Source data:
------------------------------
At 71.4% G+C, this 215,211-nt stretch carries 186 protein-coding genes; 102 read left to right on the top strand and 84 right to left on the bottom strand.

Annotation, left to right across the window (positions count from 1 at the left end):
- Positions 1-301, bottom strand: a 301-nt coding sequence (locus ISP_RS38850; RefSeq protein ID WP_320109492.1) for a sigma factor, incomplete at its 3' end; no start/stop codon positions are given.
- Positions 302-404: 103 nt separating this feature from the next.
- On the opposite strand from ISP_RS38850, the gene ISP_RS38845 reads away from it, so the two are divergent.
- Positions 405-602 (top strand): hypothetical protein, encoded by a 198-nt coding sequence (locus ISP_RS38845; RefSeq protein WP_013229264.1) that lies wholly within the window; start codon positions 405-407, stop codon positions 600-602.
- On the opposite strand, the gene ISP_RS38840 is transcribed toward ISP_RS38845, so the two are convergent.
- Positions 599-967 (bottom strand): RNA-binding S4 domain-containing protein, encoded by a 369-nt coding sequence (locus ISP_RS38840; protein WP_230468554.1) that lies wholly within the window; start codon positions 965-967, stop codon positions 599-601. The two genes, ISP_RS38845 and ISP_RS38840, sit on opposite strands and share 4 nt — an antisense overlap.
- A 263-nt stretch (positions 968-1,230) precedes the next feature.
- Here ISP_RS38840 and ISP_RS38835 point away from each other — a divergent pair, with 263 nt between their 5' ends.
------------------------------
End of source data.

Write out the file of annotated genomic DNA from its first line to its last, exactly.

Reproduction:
At 71.4% G+C, this 215,211-nt stretch carries 186 protein-coding genes; 102 read left to right on the top strand and 84 right to left on the bottom strand.

Annotation, left to right across the window (positions count from 1 at the left end):
- Positions 1-301, bottom strand: a 301-nt coding sequence (locus ISP_RS38850; RefSeq protein ID WP_320109492.1) for a sigma factor, incomplete at its 3' end; no start/stop codon positions are given.
- Positions 302-404: 103 nt separating this feature from the next.
- On the opposite strand from ISP_RS38850, the gene ISP_RS38845 reads away from it, so the two are divergent.
- Positions 405-602 (top strand): hypothetical protein, encoded by a 198-nt coding sequence (locus ISP_RS38845; RefSeq protein WP_013229264.1) that lies wholly within the window; start codon positions 405-407, stop codon positions 600-602.
- On the opposite strand, the gene ISP_RS38840 is transcribed toward ISP_RS38845, so the two are convergent.
- Positions 599-967 (bottom strand): RNA-binding S4 domain-containing protein, encoded by a 369-nt coding sequence (locus ISP_RS38840; protein WP_230468554.1) that lies wholly within the window; start codon positions 965-967, stop codon positions 599-601. The two genes, ISP_RS38845 and ISP_RS38840, sit on opposite strands and share 4 nt — an antisense overlap.
- A 263-nt stretch (positions 968-1,230) precedes the next feature.
- Here ISP_RS38840 and ISP_RS38835 point away from each other — a divergent pair, with 263 nt between their 5' ends.